The support from his family and distant relatives was overwhelming. His therapist noted that it was “one of the fastest transitions” he’d ever seen. He chose his name during one of the long commutes home from school.
Ian wasn’t the only one coping with changes. While he sat through an hour of support group at the Q Center, his parents attended a group for families of transgender youth.
“When Ian first told us he was transgender we weren’t familiar with the term. There was a sharp learning curve and we started out behind. Luckily, we live in an area with an amazing LGBTQ+ community and had access to knowledgeable professionals,” wrote Jaime.
While his parents were working through their own doubts, Ian was confronting his as well. He remembers the moment he realized that his self-doubt was unfounded.
“Game day at Brave Space. I went in and I was meeting all these people with similar experiences. Maybe their parents weren’t supportive, or maybe they were… they didn’t have that self-doubt. They were there, and they were who they were…,” Ian said. He sat up a little straighter while he spoke, eyes lighting up.
“You don’t have to be doubtful about something that’s just part of your identity. If you’re a person with a great sense of humor and you discover that you have a great sense of humor, you don’t suddenly start doubting yourself and thinking, ‘maybe I don’t have a great sense of humor- maybe I’m just faking it.’”
In September 2016, Ian stepped into ACA for the first time. His friends didn’t recognize him, and those that did were confused about the change. He recalls a few that simply “went with it,” not questioning the change and quickly switching to his prefered pronouns and name.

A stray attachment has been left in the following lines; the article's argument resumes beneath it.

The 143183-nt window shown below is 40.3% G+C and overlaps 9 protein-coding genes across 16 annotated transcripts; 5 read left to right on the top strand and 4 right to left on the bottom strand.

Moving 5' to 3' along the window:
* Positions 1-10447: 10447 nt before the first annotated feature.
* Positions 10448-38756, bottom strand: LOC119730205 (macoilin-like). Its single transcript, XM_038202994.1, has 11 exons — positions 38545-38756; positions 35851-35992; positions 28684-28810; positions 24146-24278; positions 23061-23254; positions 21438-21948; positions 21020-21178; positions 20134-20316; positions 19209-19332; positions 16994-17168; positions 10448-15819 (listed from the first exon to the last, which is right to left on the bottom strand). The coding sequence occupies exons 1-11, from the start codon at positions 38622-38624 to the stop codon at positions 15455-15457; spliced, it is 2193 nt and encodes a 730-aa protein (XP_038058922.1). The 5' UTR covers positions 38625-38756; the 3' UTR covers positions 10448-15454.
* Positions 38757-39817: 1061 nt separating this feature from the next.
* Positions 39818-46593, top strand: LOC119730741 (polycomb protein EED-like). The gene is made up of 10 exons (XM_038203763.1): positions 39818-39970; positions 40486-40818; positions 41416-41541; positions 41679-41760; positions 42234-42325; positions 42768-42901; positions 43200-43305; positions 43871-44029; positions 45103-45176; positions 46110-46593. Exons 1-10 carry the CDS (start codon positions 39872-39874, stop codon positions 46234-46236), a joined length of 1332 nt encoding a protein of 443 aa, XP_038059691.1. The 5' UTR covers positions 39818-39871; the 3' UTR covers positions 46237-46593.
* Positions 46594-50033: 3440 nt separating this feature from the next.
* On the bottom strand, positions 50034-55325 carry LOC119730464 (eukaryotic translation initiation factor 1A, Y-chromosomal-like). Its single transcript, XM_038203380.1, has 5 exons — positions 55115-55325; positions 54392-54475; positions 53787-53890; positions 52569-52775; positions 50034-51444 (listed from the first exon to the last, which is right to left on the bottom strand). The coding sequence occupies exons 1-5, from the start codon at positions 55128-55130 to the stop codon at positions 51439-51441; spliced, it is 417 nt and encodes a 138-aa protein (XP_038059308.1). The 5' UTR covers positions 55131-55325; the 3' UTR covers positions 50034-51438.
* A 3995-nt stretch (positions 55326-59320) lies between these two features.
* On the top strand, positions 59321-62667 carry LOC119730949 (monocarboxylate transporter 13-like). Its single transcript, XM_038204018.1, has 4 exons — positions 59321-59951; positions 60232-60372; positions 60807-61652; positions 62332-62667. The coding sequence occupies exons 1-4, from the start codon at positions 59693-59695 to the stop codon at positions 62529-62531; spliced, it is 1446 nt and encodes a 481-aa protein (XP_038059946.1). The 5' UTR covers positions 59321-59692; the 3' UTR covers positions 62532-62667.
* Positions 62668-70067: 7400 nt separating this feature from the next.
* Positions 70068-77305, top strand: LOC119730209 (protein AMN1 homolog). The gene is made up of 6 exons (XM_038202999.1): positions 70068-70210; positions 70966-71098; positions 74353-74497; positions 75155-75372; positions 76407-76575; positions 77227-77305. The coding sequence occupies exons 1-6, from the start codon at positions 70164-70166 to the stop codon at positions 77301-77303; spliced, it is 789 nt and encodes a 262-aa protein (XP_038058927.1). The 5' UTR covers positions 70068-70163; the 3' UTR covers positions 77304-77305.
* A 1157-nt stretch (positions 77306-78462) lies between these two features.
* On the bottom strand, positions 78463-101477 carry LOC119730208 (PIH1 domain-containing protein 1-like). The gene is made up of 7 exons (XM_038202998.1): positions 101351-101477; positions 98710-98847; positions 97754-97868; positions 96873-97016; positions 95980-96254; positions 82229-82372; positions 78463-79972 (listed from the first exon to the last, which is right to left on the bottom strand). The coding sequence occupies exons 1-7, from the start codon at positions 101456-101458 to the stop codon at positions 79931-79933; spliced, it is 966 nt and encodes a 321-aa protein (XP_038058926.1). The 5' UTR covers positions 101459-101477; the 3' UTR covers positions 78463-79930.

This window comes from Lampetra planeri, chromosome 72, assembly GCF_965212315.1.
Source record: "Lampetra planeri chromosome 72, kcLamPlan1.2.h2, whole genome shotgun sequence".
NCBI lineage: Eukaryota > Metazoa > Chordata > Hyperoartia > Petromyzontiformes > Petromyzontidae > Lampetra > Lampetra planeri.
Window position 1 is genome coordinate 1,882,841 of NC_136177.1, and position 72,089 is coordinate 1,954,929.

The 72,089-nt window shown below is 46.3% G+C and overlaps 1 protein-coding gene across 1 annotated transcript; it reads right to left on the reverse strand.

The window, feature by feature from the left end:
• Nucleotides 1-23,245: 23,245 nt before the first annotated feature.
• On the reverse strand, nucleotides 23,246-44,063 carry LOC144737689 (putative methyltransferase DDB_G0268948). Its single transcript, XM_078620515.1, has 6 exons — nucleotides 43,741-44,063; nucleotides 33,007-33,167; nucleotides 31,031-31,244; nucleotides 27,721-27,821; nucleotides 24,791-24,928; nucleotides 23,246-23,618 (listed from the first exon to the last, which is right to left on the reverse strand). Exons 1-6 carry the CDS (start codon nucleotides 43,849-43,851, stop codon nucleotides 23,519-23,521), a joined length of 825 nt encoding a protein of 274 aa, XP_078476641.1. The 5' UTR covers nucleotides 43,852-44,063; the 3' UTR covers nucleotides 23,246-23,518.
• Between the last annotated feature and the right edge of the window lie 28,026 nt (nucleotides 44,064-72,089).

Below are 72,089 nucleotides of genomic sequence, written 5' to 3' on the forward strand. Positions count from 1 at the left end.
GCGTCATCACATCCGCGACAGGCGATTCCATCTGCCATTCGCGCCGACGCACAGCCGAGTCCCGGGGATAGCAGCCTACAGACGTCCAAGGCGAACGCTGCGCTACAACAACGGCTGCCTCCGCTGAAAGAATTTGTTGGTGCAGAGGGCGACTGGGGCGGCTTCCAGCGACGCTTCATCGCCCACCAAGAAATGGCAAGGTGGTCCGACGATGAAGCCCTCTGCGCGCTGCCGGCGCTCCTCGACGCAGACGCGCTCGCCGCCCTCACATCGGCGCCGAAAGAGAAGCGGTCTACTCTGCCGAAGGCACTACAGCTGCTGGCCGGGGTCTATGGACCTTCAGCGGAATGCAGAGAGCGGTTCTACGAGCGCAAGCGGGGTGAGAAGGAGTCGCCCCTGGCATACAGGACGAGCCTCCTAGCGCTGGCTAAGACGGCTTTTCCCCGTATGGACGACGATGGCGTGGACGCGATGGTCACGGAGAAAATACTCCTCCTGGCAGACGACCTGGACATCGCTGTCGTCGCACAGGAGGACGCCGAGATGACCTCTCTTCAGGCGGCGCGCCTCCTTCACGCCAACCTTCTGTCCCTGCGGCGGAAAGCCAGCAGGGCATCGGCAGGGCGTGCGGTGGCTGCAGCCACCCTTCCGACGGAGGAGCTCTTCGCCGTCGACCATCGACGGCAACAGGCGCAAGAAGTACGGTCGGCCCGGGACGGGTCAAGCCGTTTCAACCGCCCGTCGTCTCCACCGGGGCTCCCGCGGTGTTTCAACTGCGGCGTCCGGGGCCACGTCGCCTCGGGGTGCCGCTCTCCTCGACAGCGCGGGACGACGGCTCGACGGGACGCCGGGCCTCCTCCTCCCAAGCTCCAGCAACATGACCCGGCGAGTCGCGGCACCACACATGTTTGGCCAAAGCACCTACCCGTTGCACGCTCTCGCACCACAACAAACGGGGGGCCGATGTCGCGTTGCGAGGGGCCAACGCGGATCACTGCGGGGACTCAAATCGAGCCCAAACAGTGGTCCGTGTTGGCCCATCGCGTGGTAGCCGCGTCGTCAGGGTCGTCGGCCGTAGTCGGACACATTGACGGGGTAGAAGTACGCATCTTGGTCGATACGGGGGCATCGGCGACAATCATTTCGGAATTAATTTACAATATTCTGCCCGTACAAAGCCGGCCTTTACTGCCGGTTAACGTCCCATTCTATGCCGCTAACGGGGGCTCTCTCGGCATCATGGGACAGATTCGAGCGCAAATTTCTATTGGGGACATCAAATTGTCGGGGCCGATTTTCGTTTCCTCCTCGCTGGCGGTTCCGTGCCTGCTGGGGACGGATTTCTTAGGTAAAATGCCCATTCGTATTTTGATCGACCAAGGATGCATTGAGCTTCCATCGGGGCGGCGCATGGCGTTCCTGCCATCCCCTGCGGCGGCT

Behind the scenes, his mother worked to ensure that the administration was aware of his transition. She emailed his ES and asked her to notify his teachers of his new name and pronouns. Administration made changes to Synergy and was able to update his records to match his identity. The support was overwhelming.
Ian settled into ACA a lot faster than Emily had. He made more friends, finding other students who had similar struggles and forming a support structure. This eventually became the Gay Straight Alliance (GSA), a club he now leads. “I find that I’m a lot more confident at school,” he says.
As the year passed by, Ian worked on other elements of his transition. He began the process of getting testosterone injections (Usually referred to as “T”).
It was an uphill battle. The doctors told him he was too young to take hormones, that he was too young to make this choice. Every visit ended with him being turned down.
Ian hadn’t chosen this path without plenty of thought. “It was definitely a hard decision to make, but I think it was the right one. I didn’t really have another choice. The amount of distress that not transitioning caused me- I think that letting your kid make that choice is better than having them stay in a mental hospital until they’re 18,” he said.
Finally, a light shone at the end of the tunnel. A strongly-worded letter from his therapist and a new endocrinologist secured him the injections. He remembers going to school the day after his first injection and being asked plenty of questions about it by his friends.
“It didn’t quite feel real until I started seeing the changes. It was weird stuff to get excited about. Most people don’t get excited about their voice cracking,” Ian says.
He still has goals for his transition, but for now, he’s happy. Happier than he’s been in a while. He plans on attending an Ivy League school and becoming a counselor or an endocrinologist.
Interview – Ian
Interview – Jaime
Interview – Clint
-Disclaimer: The author of this article is Ian’s sister-